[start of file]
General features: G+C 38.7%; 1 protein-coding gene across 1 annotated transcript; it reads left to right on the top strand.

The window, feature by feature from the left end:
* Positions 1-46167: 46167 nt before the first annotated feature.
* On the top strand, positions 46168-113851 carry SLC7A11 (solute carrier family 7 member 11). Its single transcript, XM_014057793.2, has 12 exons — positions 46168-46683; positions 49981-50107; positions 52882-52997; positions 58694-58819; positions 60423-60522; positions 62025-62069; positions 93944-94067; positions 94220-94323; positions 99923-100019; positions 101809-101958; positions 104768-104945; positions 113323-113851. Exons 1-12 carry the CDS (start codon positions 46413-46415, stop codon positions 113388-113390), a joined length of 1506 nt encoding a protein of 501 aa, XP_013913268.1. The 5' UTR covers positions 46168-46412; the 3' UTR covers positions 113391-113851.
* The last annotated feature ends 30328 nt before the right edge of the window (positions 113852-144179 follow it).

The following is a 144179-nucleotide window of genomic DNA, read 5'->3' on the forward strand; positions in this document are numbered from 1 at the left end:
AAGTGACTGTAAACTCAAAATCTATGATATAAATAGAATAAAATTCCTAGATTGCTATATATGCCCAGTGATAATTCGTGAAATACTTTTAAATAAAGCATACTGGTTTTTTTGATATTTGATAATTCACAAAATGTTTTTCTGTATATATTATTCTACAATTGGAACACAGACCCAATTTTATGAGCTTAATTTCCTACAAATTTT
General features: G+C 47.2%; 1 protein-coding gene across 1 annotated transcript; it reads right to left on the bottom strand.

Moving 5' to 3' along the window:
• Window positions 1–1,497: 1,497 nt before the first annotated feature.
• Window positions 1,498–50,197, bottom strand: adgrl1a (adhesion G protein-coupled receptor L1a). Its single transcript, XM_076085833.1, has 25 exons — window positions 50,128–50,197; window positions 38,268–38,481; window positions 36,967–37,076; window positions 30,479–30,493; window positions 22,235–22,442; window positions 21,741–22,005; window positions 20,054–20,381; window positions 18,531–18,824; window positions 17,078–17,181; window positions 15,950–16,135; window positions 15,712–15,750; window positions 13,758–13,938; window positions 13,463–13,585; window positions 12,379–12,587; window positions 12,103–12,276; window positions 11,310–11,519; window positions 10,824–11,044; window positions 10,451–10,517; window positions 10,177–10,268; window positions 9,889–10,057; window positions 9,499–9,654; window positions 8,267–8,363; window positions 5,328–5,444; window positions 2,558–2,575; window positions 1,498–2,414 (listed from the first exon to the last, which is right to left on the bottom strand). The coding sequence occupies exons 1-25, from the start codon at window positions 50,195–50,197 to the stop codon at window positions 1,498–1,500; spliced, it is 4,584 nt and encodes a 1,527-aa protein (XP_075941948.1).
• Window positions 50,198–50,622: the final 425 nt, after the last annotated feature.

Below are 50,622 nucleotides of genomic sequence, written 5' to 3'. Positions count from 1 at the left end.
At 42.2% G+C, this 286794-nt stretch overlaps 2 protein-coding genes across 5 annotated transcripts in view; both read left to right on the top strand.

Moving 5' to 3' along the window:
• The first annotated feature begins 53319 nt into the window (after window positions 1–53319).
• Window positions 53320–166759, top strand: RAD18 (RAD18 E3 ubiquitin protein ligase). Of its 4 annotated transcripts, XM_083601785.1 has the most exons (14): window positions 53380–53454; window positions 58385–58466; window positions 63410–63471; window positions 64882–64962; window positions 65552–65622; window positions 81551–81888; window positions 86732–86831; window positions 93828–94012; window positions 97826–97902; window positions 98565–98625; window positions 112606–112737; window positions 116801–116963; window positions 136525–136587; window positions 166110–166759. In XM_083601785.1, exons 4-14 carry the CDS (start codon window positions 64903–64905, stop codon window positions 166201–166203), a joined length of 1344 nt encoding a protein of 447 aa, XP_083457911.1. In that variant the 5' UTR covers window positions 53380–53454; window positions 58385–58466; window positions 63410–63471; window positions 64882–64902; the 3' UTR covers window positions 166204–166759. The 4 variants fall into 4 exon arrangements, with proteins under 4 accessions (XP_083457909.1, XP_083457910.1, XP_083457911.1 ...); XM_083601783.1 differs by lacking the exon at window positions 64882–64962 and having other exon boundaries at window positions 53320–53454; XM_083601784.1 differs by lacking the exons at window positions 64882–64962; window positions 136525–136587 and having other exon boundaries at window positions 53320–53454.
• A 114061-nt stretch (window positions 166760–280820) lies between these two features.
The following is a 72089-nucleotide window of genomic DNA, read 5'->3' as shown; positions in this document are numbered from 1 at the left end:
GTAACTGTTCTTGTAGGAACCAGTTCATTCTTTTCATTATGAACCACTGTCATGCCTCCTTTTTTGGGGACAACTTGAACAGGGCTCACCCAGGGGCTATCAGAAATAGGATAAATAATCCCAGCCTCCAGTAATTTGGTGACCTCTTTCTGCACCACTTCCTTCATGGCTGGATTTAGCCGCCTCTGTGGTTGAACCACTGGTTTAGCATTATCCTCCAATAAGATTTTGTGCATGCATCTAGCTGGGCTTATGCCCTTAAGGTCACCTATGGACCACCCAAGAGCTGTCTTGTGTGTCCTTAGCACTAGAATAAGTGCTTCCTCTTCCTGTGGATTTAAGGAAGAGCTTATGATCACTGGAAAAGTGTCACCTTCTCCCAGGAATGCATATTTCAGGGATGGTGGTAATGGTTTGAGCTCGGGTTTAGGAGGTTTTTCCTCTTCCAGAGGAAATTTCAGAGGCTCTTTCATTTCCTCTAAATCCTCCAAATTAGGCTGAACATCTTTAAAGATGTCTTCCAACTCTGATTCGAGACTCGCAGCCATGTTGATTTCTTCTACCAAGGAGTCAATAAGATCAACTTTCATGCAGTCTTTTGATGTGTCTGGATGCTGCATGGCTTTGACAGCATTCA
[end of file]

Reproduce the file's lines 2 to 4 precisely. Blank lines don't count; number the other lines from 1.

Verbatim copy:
The window, feature by feature from the left end:
* Positions 1-46167: 46167 nt before the first annotated feature.
* On the top strand, positions 46168-113851 carry SLC7A11 (solute carrier family 7 member 11). Its single transcript, XM_014057793.2, has 12 exons — positions 46168-46683; positions 49981-50107; positions 52882-52997; positions 58694-58819; positions 60423-60522; positions 62025-62069; positions 93944-94067; positions 94220-94323; positions 99923-100019; positions 101809-101958; positions 104768-104945; positions 113323-113851. Exons 1-12 carry the CDS (start codon positions 46413-46415, stop codon positions 113388-113390), a joined length of 1506 nt encoding a protein of 501 aa, XP_013913268.1. The 5' UTR covers positions 46168-46412; the 3' UTR covers positions 113391-113851.